John T. Clark (real name John Terence Kelly) is a fictional character created by Tom Clancy. Clark is Clancy’s second most famous character after Jack Ryan, and has been featured in many of his Ryanverse novels. Although he first appeared in The Cardinal of the Kremlin (1987), his origin story was detailed in Without Remorse (1993).

Clark has been described by his creator as "Ryan’s dark side" and "more inclined to take physical action than Jack is." A former Navy SEAL, he became an operations officer for the Central Intelligence Agency, and at one point served as Ryan’s driver and bodyguard. During Ryan's first term as president of the United States, Clark served as director of a multinational counter-terrorism unit code-named Rainbow, which is composed of elite soldiers from countries part of the North Atlantic Treaty Organization. After retiring from CIA and Rainbow, he then worked for The Campus, an off-the-books intelligence organization created by President Ryan, later acquiring a higher position as director of operations.

On the big screen, Clark has been portrayed by Willem Dafoe and Liev Schreiber. Michael B. Jordan is slated to be the latest to play the character in his own film series, which will include adaptations of Without Remorse and Rainbow Six. Clark has also appeared in the Rainbow Six series of video games.

Mark Greaney (novelist)

Mark Greaney (born 1967) is an American novelist, best known as Tom Clancy's collaborator on his final books (3 novels), and for continuing the Jack Ryan character and the Tom Clancy universe following Clancy's death from 2013 to 2016 (4 novels). He is also well known for the Gray Man series of novels.

Patriot Games (film)

Patriot Games is a 1992 American spy thriller film directed by Phillip Noyce and based on Tom Clancy's novel of the same name. It is a sequel to the 1990 film The Hunt for Red October, but with different actors in the leading roles, Harrison Ford starring as Jack Ryan and Anne Archer as his wife. James Earl Jones is the lone holdover, reprising his role as Admiral James Greer. The cast also includes Sean Bean, Patrick Bergin, Thora Birch, Samuel L. Jackson, James Fox, and Richard Harris.

The film premiered in theaters in the United States on June 5, 1992 and spent two weeks as the No. 1 film, grossing $178,051,587 in worldwide box office business. The next installment in the film series, Clear and Present Danger, also starred Ford and Archer.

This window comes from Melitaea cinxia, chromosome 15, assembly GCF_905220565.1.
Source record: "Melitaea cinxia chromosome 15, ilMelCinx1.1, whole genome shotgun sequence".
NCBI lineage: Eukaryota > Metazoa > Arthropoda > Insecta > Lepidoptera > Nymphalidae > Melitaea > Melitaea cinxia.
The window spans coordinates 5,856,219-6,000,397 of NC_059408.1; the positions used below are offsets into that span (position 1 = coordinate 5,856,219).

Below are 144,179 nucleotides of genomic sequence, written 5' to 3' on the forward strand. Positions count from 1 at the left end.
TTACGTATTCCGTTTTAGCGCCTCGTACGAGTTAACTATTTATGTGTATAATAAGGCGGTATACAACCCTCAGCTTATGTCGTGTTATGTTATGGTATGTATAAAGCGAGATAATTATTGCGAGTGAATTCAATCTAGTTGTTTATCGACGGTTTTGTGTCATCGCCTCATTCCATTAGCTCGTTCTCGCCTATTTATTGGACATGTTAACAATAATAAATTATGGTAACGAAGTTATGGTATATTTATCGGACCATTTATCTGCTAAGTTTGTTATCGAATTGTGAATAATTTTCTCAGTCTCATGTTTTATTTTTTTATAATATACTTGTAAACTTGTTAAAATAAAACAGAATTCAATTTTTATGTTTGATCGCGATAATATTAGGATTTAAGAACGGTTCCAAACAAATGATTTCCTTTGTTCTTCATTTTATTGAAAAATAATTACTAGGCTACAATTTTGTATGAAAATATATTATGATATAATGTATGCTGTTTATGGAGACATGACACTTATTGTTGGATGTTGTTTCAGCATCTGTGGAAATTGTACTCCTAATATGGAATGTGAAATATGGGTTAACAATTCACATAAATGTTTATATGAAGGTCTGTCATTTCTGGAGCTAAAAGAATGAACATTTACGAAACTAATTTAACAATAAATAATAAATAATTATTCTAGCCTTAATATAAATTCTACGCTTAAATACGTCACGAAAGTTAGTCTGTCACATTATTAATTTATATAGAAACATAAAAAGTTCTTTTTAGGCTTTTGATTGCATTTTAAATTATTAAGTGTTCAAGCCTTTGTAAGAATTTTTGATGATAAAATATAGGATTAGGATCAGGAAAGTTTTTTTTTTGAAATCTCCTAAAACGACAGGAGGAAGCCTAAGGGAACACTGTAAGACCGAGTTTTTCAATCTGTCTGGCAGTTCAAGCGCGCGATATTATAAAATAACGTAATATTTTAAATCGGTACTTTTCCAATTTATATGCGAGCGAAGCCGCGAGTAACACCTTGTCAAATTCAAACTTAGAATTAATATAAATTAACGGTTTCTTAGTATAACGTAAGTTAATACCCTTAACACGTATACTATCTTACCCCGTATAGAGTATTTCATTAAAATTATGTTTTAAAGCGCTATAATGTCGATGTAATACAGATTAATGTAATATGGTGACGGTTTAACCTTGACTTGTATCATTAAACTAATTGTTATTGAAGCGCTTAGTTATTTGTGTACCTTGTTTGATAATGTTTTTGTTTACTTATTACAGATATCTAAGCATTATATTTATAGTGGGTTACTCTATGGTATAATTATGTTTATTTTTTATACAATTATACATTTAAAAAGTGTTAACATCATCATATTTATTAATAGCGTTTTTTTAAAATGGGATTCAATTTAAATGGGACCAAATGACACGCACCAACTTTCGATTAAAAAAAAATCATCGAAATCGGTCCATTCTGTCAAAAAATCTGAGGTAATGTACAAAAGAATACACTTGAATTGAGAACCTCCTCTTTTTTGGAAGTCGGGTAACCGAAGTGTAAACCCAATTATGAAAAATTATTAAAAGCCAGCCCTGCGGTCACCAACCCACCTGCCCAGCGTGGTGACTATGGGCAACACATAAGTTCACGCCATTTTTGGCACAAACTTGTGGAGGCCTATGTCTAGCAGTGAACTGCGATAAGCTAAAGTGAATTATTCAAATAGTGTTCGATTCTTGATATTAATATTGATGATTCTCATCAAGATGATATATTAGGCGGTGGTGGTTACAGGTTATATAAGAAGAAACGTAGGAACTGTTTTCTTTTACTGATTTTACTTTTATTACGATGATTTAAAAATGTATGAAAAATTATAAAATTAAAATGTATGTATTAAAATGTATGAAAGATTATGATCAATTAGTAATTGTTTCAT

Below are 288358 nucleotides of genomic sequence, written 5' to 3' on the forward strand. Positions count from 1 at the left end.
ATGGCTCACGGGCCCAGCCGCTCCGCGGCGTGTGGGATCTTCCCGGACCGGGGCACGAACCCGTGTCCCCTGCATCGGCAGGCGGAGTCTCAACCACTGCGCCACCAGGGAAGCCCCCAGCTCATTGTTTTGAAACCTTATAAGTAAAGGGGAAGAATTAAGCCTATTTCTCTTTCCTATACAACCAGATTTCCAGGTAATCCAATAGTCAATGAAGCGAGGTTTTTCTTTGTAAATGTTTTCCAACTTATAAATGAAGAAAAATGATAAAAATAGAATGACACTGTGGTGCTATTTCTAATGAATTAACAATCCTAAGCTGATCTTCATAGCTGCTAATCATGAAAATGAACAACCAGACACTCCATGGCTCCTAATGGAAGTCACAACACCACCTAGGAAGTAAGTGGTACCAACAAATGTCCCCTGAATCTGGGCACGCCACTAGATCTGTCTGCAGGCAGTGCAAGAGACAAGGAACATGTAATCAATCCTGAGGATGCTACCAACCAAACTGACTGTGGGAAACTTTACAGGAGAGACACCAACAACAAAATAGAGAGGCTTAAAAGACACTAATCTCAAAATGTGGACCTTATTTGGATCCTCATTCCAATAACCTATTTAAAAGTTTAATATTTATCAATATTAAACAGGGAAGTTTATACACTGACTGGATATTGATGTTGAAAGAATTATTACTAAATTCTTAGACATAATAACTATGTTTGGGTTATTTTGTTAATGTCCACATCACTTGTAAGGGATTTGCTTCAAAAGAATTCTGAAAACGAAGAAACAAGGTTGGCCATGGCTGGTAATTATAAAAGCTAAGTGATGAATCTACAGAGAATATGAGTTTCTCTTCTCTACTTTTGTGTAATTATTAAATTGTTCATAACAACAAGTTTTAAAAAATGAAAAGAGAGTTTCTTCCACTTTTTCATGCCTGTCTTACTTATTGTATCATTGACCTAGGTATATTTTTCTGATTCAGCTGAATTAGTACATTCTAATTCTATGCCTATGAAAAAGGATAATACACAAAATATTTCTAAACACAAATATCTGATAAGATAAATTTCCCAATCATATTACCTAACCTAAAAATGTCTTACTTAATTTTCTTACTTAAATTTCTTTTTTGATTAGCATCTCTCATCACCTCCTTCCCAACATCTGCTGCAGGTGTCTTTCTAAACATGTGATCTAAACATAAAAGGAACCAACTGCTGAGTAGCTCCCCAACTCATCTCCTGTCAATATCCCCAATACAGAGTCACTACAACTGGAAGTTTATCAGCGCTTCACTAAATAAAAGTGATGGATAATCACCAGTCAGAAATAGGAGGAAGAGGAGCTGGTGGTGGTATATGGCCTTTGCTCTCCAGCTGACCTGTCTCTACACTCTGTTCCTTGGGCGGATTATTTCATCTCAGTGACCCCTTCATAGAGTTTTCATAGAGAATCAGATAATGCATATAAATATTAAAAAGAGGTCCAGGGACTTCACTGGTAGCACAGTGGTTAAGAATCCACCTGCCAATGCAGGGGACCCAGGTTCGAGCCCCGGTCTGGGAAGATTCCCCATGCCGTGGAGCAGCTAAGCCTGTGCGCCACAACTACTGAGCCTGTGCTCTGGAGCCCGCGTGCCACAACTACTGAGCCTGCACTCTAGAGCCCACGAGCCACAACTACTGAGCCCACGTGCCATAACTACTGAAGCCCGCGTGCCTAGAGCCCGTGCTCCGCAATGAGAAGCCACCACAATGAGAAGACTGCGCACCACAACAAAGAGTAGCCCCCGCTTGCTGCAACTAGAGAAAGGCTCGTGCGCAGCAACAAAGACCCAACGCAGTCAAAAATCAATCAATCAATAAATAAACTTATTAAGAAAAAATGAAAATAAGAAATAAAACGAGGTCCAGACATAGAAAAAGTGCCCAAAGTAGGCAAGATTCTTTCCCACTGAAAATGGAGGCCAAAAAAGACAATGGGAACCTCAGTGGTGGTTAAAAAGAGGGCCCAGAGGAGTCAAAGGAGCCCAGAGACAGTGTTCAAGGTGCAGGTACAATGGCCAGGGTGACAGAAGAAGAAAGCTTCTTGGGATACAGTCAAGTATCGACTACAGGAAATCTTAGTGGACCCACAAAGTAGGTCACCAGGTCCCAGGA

Red Rabbit

Red Rabbit is a spy thriller novel, written by Tom Clancy and released on August 5, 2002. The plot occurs a few months after the events of Patriot Games (1987), and incorporates the 1981 assassination attempt on Pope John Paul II. Main character Jack Ryan, now an analyst for the Central Intelligence Agency, takes part in the extraction of a Soviet defector who knows of a KGB plot to kill the pontiff. The book debuted at number one on The New York Times Best Seller list.

Red Storm Rising

Red Storm Rising is a war novel, written by Tom Clancy and co-written with Larry Bond, and released on August 7, 1986. Set in the mid-1980s, it features a Third World War between the North Atlantic Treaty Organization and Warsaw Pact forces, and is unique for depicting the conflict as being fought exclusively with conventional weapons, rather than escalating to the use of weapons of mass destruction or nuclear warfare. It is one of two Clancy novels, including SSN (1996), that are not set in the Ryanverse.

The book debuted at number one on the New York Times bestseller list. It eventually lent its name to game development company Red Storm Entertainment, which Clancy co-founded in 1997.

Ryanverse

Ryanverse (or Ryaniverse) refers to the fictional universe created by Tom Clancy featuring Jack Ryan and other characters, such as John Clark and Domingo Chavez.

The Cardinal of the Kremlin

The Cardinal of the Kremlin is an espionage thriller novel, written by Tom Clancy and released on May 20, 1988. A direct sequel to The Hunt for Red October (1984), it features CIA analyst Jack Ryan as he extracts CARDINAL, the agency's highest placed agent in the Soviet government who is being pursued by the KGB, as well as the Soviet intelligence agency's director. The novel also features the Strategic Defense Initiative (SDI), a real-life missile-defense system developed by the United States during that time, and its Russian counterpart. The book debuted at number one on the New York Times bestseller list.

The Hunt for Red October

The Hunt for Red October is the debut novel by Tom Clancy, first published on October 1, 1984 by the Naval Institute Press. It depicts Soviet submarine captain Marko Ramius as he seemingly goes rogue with his country's cutting-edge ballistic missile submarine Red October, and marks the first appearance of Clancy's most popular fictional character Jack Ryan, an analyst working for the Central Intelligence Agency, as he must prove his theory that Ramius had intended to defect to the United States. The book was loosely inspired by the mutiny on the Soviet frigate Storozhevoy in 1975.The Hunt for Red October launched Clancy's successful career as a novelist, especially after then-U.S. President Ronald Reagan remarked that he had enjoyed reading the book. A namesake film adaptation was released on March 2, 1990, and several computer and video games based on the book have been developed. Since then, the book has become instrumental in bringing the book genre of techno-thriller into the mainstream.